So, why do I take the position I take? Is it because I’m frustrated with poor record sales? I mean, sure, I’d love to sell more records, who wouldn’t? But frankly, the observation I’ve made about how we consume is rooted in part in watching my own listening habits suffer. Like the gentleman who accuses me of being a cultural elitist, I buy a lot of music, and in fact, I buy more music than I can listen to. From time to time, I glance through the “Purchased” column of my iTunes and am reminded of all the things I’ve downloaded that I haven’t and perhaps won’t get around to, from Kelly Clarkson to Morton Feldman.
When I was a freshman in college, my classmates and I developed a habit of walking to the hulking tower records at the corner of, I think it was Mass Ave and Newbury. We would spend a good deal of time walking amongst the oppressively lit bins and leave with a disc or two or three. I’m not going to belabor the oft-recounted ritual of unwrapping, reading the liner notes, the aura-of-the-thing to quote Benjamin. Like so many kids of my generation and generations before it, I felt an emotional rush from these acts, and from the assemblage of a collection. Each disc was endowed (whatup Nick Hornby) with a kind of emotional timestamp, whereas nowadays, I can’t even tell you what I own in part because the act of purchasing has been reduced to the click of a trackpad. Despite being in possession of thousands of hours worth of music, I listen now, curiously enough, to less music than I did when I had more limited resources.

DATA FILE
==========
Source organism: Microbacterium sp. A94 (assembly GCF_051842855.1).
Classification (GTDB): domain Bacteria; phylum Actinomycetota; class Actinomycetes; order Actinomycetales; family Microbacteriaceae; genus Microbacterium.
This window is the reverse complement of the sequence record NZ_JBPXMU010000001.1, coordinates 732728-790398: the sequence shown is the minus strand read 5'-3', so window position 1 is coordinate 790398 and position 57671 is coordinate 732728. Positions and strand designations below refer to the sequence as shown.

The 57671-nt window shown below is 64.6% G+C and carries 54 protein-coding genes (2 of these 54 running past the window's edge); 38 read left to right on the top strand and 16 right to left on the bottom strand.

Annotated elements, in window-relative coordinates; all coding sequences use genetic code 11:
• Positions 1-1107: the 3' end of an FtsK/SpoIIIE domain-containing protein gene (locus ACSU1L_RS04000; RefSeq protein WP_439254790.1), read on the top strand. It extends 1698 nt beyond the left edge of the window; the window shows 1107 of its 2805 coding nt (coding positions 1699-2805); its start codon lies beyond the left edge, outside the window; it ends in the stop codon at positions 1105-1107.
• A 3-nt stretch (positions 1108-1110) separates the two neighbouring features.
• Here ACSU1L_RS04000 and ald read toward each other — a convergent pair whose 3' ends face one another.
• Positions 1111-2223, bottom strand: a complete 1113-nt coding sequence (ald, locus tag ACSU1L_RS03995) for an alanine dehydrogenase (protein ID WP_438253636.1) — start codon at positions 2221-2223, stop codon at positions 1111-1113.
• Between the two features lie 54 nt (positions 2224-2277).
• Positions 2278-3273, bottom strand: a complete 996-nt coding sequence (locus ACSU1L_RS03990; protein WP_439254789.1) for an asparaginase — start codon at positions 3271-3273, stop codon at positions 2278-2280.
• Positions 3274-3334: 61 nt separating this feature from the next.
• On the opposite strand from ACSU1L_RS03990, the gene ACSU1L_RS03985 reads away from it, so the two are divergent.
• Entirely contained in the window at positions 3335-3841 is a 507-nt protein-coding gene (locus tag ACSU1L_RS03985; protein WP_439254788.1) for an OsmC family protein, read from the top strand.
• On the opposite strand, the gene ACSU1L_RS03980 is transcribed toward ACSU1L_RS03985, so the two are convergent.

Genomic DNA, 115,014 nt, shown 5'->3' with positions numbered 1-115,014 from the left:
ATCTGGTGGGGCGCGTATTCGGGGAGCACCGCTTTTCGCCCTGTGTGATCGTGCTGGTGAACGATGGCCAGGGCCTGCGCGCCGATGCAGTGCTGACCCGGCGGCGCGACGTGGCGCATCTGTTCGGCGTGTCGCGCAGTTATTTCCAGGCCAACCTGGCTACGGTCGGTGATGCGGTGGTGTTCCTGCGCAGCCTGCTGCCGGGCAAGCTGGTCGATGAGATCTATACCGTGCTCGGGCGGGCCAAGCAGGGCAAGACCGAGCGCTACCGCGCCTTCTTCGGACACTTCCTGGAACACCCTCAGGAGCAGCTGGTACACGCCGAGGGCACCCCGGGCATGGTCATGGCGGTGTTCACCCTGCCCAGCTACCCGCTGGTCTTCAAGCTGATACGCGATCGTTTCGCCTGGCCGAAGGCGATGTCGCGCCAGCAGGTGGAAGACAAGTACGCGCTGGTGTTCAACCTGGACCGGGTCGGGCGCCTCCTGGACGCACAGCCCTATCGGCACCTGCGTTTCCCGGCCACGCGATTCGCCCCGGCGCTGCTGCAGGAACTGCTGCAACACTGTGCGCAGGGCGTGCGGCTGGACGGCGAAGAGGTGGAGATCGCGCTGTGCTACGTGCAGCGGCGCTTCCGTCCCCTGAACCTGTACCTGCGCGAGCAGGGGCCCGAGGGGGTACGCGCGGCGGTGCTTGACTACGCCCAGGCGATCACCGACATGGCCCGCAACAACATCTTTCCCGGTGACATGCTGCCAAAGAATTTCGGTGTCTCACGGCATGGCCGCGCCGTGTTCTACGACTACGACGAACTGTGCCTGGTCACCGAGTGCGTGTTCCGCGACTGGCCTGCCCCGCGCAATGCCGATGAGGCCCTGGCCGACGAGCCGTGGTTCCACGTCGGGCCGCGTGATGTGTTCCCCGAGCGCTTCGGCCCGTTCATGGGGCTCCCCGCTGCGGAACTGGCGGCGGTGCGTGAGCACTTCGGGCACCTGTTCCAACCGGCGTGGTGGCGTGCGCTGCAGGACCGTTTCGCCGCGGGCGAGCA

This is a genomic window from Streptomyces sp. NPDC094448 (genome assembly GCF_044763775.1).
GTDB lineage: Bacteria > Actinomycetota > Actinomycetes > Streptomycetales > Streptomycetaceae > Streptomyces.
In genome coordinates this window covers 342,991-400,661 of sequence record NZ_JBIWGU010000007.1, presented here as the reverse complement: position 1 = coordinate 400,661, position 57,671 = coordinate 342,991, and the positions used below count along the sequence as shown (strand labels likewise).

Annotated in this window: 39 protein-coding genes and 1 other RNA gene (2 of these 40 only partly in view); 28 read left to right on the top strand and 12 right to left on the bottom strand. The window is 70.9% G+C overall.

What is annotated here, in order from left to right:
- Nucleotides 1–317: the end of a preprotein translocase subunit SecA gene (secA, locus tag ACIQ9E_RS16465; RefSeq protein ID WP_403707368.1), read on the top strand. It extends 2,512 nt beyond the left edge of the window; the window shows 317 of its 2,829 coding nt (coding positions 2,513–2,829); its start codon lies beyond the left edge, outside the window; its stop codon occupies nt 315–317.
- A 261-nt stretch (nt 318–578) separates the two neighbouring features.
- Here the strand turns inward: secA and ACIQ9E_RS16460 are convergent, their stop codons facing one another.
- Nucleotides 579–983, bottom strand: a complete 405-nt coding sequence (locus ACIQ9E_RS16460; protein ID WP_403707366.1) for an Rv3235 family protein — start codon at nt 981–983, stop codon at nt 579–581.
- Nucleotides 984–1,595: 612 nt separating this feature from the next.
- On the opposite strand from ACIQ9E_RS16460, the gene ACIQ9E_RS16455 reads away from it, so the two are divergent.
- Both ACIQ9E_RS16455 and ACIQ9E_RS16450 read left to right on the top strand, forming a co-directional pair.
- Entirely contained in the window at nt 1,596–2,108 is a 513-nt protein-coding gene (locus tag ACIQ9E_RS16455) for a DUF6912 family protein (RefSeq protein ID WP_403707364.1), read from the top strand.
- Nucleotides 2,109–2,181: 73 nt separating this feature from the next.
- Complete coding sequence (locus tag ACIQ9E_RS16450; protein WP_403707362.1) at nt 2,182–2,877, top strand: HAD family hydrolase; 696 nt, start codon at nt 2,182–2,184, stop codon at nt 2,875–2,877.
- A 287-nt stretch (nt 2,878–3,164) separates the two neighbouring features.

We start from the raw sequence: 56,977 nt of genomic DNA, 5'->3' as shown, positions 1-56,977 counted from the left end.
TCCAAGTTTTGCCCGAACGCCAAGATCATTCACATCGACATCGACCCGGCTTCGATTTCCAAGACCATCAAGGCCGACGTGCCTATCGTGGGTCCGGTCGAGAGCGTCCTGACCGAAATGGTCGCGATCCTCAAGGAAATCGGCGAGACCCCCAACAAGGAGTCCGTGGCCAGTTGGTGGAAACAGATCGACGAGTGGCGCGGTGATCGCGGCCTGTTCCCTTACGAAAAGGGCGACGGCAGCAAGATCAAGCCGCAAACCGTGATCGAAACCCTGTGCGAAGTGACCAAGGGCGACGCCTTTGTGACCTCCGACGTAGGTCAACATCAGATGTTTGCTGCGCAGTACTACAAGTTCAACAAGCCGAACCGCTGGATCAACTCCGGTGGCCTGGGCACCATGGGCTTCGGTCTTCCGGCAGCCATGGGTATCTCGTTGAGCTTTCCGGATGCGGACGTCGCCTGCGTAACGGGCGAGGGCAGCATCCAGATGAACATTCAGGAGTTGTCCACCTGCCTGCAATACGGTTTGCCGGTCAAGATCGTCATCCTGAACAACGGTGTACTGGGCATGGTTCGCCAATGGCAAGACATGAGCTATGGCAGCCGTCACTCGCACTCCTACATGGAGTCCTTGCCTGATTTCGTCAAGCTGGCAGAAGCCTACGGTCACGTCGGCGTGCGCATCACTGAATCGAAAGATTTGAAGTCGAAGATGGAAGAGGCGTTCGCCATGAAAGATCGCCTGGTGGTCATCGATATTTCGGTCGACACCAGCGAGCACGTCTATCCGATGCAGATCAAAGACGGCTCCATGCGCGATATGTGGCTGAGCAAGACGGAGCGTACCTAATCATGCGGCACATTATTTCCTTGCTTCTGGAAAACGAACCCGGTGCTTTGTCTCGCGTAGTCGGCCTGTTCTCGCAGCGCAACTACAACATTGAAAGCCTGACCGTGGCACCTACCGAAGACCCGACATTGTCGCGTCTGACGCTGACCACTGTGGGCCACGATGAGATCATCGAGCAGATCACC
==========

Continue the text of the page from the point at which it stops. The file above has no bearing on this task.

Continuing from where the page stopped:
Mr. Kahane should be delighted that his music, rather than being available only in a handful of downtown record stores, is accessible to anyone with an Internet connection, anywhere in the world.
Yes, of course there is a part of me that is delighted that people have such access to my work. But the salient point, and the point that I think is lost on the writer, is that by making it so universally accessible, the spiritual value is lost. We are moving inexorably toward a world in which music functions largely as aural wallpaper. People have been making this observation for years, but I think in the context of this conversation it bears repeating. When music is everywhere— at the cafe, in the supermarket, in the elevator— it is necessarily less special. On Twitter, someone suggested:
@Andy_Doe Andy Doe To argue that streaming services are bad for serious listening is like claiming that public libraries are bad for literacy.Except there’s a fundamental difference. We cannot read Proust or Harry Potter while cooking dinner or writing emails or blogging defensively. Reading requires active participation in a way that listening once did, but no longer does. There is no such thing as “background reading”.
All of which is to say this: my intention was not to make a critique of how we listen, but rather that I think the music industry and musicians alike have aimed their sights at the wrong target: by focusing their efforts on how to stop people from downloading music illegally, they overlook the crisis of spiritual value that faces us when a cultural artifact becomes too readily available. As Walter Benjamin argued in his landmark essay:
Even the most perfect reproduction of a work of art is lacking in one element: its presence in time and space, its unique existence at the place where it happens to be.In his view, the phonograph record was the culprit. Now we’ve gone from a physical object (CD, tape, 45) that one might have argued was itself “a work of art” to a mode where a series of bytes stands in for the work and is infinitely, if not immediately, reproducible.
Some people will use Spotify in the way they’ve used their record collections. Some people download illegally in an honorable (!?) way, checking something out on spec before buying. Fundamentally though, the convenience and excess of choice we’re afforded by such services is ultimately inconvenient to our spirit and to the tradition of valuing a work of art because it is unique and uniquely worthy of our attention.